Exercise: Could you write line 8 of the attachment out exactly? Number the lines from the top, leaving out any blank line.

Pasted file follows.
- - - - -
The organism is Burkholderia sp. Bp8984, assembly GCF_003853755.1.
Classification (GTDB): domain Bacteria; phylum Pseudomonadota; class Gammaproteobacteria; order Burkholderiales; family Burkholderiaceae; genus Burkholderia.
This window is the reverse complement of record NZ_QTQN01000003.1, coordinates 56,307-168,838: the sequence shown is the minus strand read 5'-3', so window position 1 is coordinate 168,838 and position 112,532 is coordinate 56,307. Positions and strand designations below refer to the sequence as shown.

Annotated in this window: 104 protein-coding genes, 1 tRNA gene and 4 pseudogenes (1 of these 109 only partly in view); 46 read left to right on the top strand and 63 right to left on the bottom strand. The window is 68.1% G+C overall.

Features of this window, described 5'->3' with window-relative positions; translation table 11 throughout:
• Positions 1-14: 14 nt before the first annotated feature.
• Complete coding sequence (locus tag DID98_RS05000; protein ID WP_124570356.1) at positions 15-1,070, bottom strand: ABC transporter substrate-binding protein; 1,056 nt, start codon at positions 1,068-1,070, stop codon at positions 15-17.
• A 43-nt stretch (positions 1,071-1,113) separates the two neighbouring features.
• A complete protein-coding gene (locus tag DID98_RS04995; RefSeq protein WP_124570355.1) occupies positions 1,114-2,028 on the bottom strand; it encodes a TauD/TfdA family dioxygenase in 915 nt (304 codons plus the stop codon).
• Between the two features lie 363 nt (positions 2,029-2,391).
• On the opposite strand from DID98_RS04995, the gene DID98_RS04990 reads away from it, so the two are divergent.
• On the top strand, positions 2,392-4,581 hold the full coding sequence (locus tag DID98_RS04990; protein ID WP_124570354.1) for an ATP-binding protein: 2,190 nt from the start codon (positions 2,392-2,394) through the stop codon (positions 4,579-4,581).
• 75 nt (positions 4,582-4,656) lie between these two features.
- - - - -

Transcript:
• A 43-nt stretch (positions 1,071-1,113) separates the two neighbouring features.